Anti-communist oaths persist despite court rulings
By JONATHAN KAMINSKY, Associated Press
Updated 7:02 am, Saturday, February 23, 2013
OLYMPIA, Wash. (AP) — It has been just shy of 50 years since the U.S. Supreme Court ruled that a Washington state law barring members of the Communist Party from voting or holding public-sector jobs is unconstitutional.
Evidently, that is not enough time to remove it from the books.
Washington is one of a handful of states with similar laws still in existence despite their having been declared unconstitutional decades ago.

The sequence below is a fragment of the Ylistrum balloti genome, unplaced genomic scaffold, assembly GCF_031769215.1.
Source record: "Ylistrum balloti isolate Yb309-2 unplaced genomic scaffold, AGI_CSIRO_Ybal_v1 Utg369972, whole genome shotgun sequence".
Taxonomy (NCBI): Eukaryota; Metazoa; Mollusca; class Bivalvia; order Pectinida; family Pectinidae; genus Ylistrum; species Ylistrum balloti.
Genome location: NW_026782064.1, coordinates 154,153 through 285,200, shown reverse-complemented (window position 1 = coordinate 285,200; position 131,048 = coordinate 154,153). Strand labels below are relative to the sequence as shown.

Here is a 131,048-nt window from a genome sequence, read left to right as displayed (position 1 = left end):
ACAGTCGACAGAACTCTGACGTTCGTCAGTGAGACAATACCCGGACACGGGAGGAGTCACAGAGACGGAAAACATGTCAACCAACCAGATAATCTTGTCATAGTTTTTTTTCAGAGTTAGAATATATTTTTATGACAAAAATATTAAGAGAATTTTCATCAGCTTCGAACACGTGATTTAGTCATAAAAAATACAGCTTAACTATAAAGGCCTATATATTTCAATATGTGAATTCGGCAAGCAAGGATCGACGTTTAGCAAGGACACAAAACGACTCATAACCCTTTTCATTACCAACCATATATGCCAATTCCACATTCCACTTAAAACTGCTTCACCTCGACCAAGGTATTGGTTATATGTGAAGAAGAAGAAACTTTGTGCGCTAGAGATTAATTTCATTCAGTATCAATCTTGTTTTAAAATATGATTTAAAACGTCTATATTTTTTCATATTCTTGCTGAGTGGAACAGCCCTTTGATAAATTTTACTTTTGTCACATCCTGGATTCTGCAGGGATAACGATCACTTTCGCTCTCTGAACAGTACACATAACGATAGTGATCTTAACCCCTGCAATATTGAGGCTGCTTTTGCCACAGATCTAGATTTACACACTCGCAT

With few exceptions — most notably Georgia, where an anti-communist oath was administered to incoming Dunwoody City Councilmembers as recently as last year — the laws are treated as part of a bygone era, not unlike state statutes prohibiting interracial marriage, the last of which was removed from Alabama's books in 2001 even though the Supreme Court ruled them unconstitutional in 1967.